Don't forget to enter the giveaway for a DVD of one of my favorites, The Young Victoria, generously offered by Author Keli Gwyn. Just leave a comment with a way to contact you, and you'll be entered. Giveaway limited to the US and Canada only.

Learn more about Keli by reading the previous post. Her debut novel, A Bride Opens Shop in El Dorado, is delightful--with humor, interesting characters, a lively pace, a rich California setting, and meticulous research. I recommend you pick it up!

Friday, September 7, 2012

Ten Things with Author Keli Gwyn!

Welcome Keli Gwyn to Tea and a Good Book!

Keli Gwyn writes stories that transport readers to the 1800s, where she brings historic towns to life, peoples them with colorful characters, and adds a hint of humor. A California native, she lives in the Gold Rush-era town of Placerville at the foot of the majestic Sierra Nevada Mountains. Her debut novel, A Bride Opens Shop in El Dorado, California, set in the heart of the Gold Country where she lives is currently available.

When Keli’s fingers aren’t hovering over the keyboard of her newfangled laptop, she enjoys strolling past stately Victorian houses in her historic town, burying her nose in reference books as she unearths interesting facts to include in her stories, and interacting with other romance readers. Her favorite places to visit are her fictional worlds, the Coach factory outlet store, and Taco Bell.

1. I was born in a sanitarium. Seriously. The Glendale Sanitarium and Hospital in the Los Angeles area, affectionately known back in 1959 as Glendale San. And in case you were wondering, my mom was in the hospital side. What I find fun is that the hospital was housed in an old Victorian hotel and now I’m writing Victorian-era romances.

2. I attended a one-room school in seventh and eighth grade. My dad was stationed at a Forest Service ranger station west of Redding, California. The only school in the area was in the nearby town of Platina, population 56. My two sisters and I made up one-eighth of the student body.

3. I had a pet mouse once. Don’t ask me what possessed me to get it, since I don’t like rodents. Maybe it was those adorable pink eyes peering out of his snowy white face. I didn’t have it long. The tiny thing got out of its cage one time too many and freaked my dad out. Today it would freak me out.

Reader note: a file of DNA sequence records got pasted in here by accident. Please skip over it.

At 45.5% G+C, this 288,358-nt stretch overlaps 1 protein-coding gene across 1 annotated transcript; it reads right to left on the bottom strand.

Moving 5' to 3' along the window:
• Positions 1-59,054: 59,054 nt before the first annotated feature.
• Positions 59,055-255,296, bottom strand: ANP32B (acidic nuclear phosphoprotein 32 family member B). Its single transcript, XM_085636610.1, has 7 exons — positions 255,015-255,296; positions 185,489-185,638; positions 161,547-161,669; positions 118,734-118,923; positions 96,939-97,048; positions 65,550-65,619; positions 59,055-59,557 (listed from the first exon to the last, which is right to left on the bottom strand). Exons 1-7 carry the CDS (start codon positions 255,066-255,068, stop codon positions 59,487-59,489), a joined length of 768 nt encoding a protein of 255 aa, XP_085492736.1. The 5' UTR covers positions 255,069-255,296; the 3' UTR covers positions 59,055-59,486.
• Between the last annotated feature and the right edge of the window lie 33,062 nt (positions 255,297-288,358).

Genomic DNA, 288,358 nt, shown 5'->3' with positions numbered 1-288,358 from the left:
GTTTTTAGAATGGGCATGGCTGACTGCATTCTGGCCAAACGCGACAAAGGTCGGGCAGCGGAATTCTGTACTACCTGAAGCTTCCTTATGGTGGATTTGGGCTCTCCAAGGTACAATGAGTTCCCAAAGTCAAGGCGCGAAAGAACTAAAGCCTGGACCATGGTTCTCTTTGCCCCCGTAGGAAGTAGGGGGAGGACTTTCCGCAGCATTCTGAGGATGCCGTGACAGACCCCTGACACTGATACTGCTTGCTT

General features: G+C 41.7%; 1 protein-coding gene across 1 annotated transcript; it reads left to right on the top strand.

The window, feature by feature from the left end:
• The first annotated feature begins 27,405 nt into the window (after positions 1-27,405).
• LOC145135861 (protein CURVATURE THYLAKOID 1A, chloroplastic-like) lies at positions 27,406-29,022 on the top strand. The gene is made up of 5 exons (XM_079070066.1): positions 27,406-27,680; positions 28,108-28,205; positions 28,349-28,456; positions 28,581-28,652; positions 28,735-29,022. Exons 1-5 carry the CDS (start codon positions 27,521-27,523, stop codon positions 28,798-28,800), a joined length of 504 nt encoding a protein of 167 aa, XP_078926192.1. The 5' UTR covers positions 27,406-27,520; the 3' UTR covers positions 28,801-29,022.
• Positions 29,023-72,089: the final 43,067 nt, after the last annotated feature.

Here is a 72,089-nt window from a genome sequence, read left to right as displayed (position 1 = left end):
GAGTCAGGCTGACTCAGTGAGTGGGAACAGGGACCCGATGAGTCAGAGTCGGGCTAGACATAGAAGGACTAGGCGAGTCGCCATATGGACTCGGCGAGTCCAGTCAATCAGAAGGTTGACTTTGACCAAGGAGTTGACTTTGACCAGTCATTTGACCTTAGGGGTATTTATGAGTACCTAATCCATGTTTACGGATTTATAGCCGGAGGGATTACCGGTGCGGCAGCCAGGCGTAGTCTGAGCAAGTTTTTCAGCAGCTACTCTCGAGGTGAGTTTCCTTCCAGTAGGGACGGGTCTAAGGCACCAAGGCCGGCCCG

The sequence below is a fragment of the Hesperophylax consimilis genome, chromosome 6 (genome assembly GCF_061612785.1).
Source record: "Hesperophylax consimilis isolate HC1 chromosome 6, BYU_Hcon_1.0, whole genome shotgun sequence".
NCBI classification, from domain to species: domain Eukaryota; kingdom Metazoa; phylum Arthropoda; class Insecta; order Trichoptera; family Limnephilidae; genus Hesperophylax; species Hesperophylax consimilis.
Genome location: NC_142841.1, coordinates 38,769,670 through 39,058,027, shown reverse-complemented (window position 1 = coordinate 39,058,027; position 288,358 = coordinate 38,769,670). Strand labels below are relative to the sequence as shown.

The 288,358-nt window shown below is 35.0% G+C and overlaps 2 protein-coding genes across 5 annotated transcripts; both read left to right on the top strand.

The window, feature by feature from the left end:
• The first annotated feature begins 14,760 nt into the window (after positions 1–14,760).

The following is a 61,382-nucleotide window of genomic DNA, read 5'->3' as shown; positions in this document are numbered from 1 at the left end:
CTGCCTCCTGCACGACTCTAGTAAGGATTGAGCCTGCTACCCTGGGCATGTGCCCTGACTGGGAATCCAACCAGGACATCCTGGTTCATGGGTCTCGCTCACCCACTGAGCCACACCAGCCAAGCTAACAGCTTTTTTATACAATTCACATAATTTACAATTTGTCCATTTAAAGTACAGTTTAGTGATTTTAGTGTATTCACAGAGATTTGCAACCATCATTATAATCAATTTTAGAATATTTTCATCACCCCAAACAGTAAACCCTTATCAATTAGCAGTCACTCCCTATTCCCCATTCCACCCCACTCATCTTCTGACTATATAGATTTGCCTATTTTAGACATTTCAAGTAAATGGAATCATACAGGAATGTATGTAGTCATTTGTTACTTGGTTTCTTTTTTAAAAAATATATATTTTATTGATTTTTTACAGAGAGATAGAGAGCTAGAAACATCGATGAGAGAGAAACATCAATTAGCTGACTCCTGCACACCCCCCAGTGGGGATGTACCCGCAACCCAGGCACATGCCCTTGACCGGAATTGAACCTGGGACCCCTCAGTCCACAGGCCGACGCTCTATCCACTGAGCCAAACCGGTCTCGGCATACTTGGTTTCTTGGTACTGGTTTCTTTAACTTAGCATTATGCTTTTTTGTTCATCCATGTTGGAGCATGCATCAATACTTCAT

4. Gwynly and I lived in Germany from 1989-1993. He was teaching the dependents of U.S. Army personnel at Nürnberg American High School. We were there when the Wall came down and got to watch history in the making. While we were there, I got to visit twelve other European countries.

5. I never learned how to perform a cartwheel. I admire those who can, but my attempts were laughable. I have a feeling I’ll meet my Maker without having mastered this skill.

6. I don't like pie. Well, I like the crust. I just don’t like the filling.

7. We don’t wrap our Christmas presents with paper. We put them in reusable drawstring bags made out of pretty Christmas fabrics. They do a great job of disguising what’s inside and make clean up a breeze.

8. I’m not a shoe person, but I love purses, especially Coach bags. I’ve carried them since the 1980s, way before they were as popular as they are now.

9. I had LASIK surgery twelve years ago. Before the surgery, my good eye was 20/800 and my bad eye 20/900. When I came up out of the chair afterward and could read the eye chart without corrective lenses, I was so happy I couldn’t stop smiling and had to be reminded to blink.
10. I’m a hopeless romantic. I love reading romances, watching romances, and writing romances. One of my favorite romances is The Young Victoria because it’s a real-life love story. I'm giving away a DVD of the movie on this post. See below for the details.

To learn more about Keli, you can visit her Victorian-style cyber home at www.keligwyn.com, where you’ll find her parlor, study, carriage house, and more, along with her blog and her social media links.


Back cover copy
Love Is Gold in El Dorado, California